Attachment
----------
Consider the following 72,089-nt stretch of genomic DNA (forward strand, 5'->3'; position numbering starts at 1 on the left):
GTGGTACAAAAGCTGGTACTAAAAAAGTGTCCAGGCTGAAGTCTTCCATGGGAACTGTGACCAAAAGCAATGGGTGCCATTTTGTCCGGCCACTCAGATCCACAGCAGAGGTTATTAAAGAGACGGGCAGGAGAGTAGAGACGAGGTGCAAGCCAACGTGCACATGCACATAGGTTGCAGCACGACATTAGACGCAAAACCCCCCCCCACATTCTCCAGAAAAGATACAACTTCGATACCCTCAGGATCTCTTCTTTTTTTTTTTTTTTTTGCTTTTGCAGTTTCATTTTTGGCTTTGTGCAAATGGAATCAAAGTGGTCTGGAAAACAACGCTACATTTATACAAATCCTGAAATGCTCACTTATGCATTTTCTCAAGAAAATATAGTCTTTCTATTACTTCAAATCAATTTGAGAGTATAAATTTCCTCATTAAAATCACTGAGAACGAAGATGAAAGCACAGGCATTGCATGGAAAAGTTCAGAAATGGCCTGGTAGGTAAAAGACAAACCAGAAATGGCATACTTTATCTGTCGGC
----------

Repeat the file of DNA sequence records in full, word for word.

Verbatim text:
Consider the following 72,089-nt stretch of genomic DNA (forward strand, 5'->3'; position numbering starts at 1 on the left):
GTGGTACAAAAGCTGGTACTAAAAAAGTGTCCAGGCTGAAGTCTTCCATGGGAACTGTGACCAAAAGCAATGGGTGCCATTTTGTCCGGCCACTCAGATCCACAGCAGAGGTTATTAAAGAGACGGGCAGGAGAGTAGAGACGAGGTGCAAGCCAACGTGCACATGCACATAGGTTGCAGCACGACATTAGACGCAAAACCCCCCCCCACATTCTCCAGAAAAGATACAACTTCGATACCCTCAGGATCTCTTCTTTTTTTTTTTTTTTTTGCTTTTGCAGTTTCATTTTTGGCTTTGTGCAAATGGAATCAAAGTGGTCTGGAAAACAACGCTACATTTATACAAATCCTGAAATGCTCACTTATGCATTTTCTCAAGAAAATATAGTCTTTCTATTACTTCAAATCAATTTGAGAGTATAAATTTCCTCATTAAAATCACTGAGAACGAAGATGAAAGCACAGGCATTGCATGGAAAAGTTCAGAAATGGCCTGGTAGGTAAAAGACAAACCAGAAATGGCATACTTTATCTGTCGGC